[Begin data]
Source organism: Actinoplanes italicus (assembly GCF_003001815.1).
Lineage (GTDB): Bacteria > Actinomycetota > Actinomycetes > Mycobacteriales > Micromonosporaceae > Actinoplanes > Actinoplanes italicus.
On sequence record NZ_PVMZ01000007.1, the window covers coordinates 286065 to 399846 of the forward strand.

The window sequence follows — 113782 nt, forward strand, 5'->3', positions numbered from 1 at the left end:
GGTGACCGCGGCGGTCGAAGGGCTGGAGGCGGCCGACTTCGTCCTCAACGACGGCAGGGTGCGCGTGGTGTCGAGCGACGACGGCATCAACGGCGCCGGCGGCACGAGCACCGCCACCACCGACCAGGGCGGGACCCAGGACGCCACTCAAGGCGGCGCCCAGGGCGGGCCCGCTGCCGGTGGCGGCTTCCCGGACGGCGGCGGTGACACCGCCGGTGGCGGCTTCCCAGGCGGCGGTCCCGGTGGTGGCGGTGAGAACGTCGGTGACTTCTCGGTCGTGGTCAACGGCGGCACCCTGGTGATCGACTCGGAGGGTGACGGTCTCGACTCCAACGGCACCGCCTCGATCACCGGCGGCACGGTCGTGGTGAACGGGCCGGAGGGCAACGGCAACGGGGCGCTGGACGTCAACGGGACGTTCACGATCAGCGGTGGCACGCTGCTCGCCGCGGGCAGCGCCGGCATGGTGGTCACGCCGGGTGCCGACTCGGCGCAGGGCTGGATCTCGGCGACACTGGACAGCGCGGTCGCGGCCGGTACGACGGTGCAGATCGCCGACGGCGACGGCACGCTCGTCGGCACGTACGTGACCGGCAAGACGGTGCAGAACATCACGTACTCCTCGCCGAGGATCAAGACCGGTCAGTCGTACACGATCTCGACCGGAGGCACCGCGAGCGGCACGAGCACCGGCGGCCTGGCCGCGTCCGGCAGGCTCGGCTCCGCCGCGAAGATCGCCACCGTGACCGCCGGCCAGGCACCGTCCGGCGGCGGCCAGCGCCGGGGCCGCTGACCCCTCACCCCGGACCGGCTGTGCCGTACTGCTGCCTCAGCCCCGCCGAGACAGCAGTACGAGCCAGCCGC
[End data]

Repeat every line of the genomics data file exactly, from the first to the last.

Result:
Source organism: Actinoplanes italicus (assembly GCF_003001815.1).
Lineage (GTDB): Bacteria > Actinomycetota > Actinomycetes > Mycobacteriales > Micromonosporaceae > Actinoplanes > Actinoplanes italicus.
On sequence record NZ_PVMZ01000007.1, the window covers coordinates 286065 to 399846 of the forward strand.

The window sequence follows — 113782 nt, forward strand, 5'->3', positions numbered from 1 at the left end:
GGTGACCGCGGCGGTCGAAGGGCTGGAGGCGGCCGACTTCGTCCTCAACGACGGCAGGGTGCGCGTGGTGTCGAGCGACGACGGCATCAACGGCGCCGGCGGCACGAGCACCGCCACCACCGACCAGGGCGGGACCCAGGACGCCACTCAAGGCGGCGCCCAGGGCGGGCCCGCTGCCGGTGGCGGCTTCCCGGACGGCGGCGGTGACACCGCCGGTGGCGGCTTCCCAGGCGGCGGTCCCGGTGGTGGCGGTGAGAACGTCGGTGACTTCTCGGTCGTGGTCAACGGCGGCACCCTGGTGATCGACTCGGAGGGTGACGGTCTCGACTCCAACGGCACCGCCTCGATCACCGGCGGCACGGTCGTGGTGAACGGGCCGGAGGGCAACGGCAACGGGGCGCTGGACGTCAACGGGACGTTCACGATCAGCGGTGGCACGCTGCTCGCCGCGGGCAGCGCCGGCATGGTGGTCACGCCGGGTGCCGACTCGGCGCAGGGCTGGATCTCGGCGACACTGGACAGCGCGGTCGCGGCCGGTACGACGGTGCAGATCGCCGACGGCGACGGCACGCTCGTCGGCACGTACGTGACCGGCAAGACGGTGCAGAACATCACGTACTCCTCGCCGAGGATCAAGACCGGTCAGTCGTACACGATCTCGACCGGAGGCACCGCGAGCGGCACGAGCACCGGCGGCCTGGCCGCGTCCGGCAGGCTCGGCTCCGCCGCGAAGATCGCCACCGTGACCGCCGGCCAGGCACCGTCCGGCGGCGGCCAGCGCCGGGGCCGCTGACCCCTCACCCCGGACCGGCTGTGCCGTACTGCTGCCTCAGCCCCGCCGAGACAGCAGTACGAGCCAGCCGC